Those who are incompletely schooled might be inclined to misspell today's word as preemptory because of the verb preempt, a word that is related historically and semantically. Peremptory is an adjective with the meaning "not allowing contradiction," or by extension, offensively self-assured or imperious. The word goes way back in English and perhaps not surprisingly has origins in law.
Sunday, October 20th
Five-String Word of the Day:
Louis Marhsal Jones, known professionally as Grandpa Jones, was born 100 years ago on this day. In his honor we salute the instrument that made him famous: the banjo. Etymologists agree only that the word emerged in New World English but they quibble about whether it's based on a word of Spanish and Portuguese or of African origin.
Monday, October 21st
Dandy's Word of the Day:
As you stand before the mirror, making minor adjustments to you impeccable appearance that others might characterize as spruce, you may wonder: has sprucing up got anything to do with trees? The answer is maybe. The verb and adjective are of obscure origin but may come from Spruce leather, a kind of leather that was imported from Prussia. Prussia, the word and the place, are the origin of spruce, the tree.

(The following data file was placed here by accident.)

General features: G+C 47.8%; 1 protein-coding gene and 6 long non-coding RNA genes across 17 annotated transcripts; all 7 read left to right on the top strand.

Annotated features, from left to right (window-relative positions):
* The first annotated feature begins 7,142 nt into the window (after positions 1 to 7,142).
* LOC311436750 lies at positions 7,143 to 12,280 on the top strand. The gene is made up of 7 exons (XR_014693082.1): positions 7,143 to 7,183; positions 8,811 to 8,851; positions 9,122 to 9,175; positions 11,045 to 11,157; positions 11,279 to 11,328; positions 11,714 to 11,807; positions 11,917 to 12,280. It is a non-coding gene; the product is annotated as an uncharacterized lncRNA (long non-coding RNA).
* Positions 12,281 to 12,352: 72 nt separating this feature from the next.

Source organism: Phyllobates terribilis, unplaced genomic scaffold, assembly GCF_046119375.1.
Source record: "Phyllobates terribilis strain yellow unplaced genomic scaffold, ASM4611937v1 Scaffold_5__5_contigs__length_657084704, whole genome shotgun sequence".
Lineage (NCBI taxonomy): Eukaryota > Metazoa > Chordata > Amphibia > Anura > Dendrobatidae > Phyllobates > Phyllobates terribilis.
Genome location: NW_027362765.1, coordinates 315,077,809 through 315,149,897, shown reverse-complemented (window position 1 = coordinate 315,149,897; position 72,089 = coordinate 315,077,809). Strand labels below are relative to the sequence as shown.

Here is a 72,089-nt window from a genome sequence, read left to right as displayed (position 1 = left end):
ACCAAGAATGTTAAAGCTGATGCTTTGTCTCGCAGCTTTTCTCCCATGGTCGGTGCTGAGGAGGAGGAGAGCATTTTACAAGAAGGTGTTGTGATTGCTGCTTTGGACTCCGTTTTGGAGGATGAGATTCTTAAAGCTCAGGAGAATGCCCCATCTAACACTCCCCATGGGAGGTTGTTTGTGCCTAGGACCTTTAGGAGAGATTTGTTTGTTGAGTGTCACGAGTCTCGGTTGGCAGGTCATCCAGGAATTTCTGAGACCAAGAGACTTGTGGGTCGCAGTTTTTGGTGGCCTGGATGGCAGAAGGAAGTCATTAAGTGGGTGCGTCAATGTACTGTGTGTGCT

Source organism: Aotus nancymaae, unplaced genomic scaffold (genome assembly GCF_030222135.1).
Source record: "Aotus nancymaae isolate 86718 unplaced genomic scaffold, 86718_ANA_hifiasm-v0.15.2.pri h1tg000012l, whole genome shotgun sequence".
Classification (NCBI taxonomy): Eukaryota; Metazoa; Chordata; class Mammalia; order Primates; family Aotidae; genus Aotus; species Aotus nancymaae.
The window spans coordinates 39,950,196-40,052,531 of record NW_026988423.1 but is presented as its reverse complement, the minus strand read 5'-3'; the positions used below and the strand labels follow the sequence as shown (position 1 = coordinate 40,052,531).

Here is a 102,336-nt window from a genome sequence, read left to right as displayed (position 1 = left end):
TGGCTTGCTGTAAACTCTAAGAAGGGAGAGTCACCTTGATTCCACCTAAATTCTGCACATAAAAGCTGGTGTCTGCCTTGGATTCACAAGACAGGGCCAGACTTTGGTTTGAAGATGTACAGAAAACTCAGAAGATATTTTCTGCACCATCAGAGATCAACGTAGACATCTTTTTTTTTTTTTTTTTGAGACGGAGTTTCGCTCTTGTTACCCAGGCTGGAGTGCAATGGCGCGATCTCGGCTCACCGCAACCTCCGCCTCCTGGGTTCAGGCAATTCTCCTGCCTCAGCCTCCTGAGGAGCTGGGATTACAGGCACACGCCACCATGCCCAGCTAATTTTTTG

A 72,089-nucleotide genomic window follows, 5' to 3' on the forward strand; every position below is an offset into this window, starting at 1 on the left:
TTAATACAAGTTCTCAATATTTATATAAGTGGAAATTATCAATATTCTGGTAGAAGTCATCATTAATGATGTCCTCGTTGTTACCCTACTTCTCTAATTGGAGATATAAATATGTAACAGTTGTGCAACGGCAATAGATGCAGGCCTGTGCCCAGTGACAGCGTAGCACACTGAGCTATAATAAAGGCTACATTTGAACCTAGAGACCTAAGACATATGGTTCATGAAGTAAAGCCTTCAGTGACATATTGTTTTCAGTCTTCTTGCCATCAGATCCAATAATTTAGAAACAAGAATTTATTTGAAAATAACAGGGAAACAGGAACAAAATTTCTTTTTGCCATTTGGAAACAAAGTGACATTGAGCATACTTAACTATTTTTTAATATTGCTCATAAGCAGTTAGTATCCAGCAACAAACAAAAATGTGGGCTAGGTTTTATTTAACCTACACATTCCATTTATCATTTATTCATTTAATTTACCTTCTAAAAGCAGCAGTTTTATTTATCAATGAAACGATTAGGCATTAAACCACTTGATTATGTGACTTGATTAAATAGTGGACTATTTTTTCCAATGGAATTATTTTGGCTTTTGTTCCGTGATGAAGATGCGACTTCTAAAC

Tuesday, October 22nd
Hasty Word of the Day:
Soundwise, brisk and brusque differ only by their internal vowel: a fact that is often completely meaningless in English, but perhaps not in this case, since brisk is probably a modification of brusque, a French import. An alternative etymological theory has brisk derived more locally, from cognates found in Welsh, Irish, and Gaelic. The most frequent sense of brisk today is quick, active, and lively.
Wednesday, October 23rd
Sounds Reasonable Word of the Day:
Many of the mismatches between English spelling and pronunciation can be explained by today's word sandhi (from Sanskrit), a linguistics term that denotes the modification of a sound when followed by another, such as pronunciation of -ed as \d\ in prized and as \t\ in priced, or the fact that terminal -s in English is pronounced either as /s/ or /z/ depending on the voicing status of what precedes it.
Thursday, October 24th
Storage Available Word of the Day:
It's one of the whacky facts of English that the words for the thing you store a coat on and the place where you store an airplane sound exactly the same. Hangar, a 19th-century addition to English from French, did not consult hanger before settling in. The rather un-French look of hangar may arise from its having been originally a Germanic word that made its way back home to the Germanic family.
Friday, October 25th
Can You Hear Me Now? Word of the Day: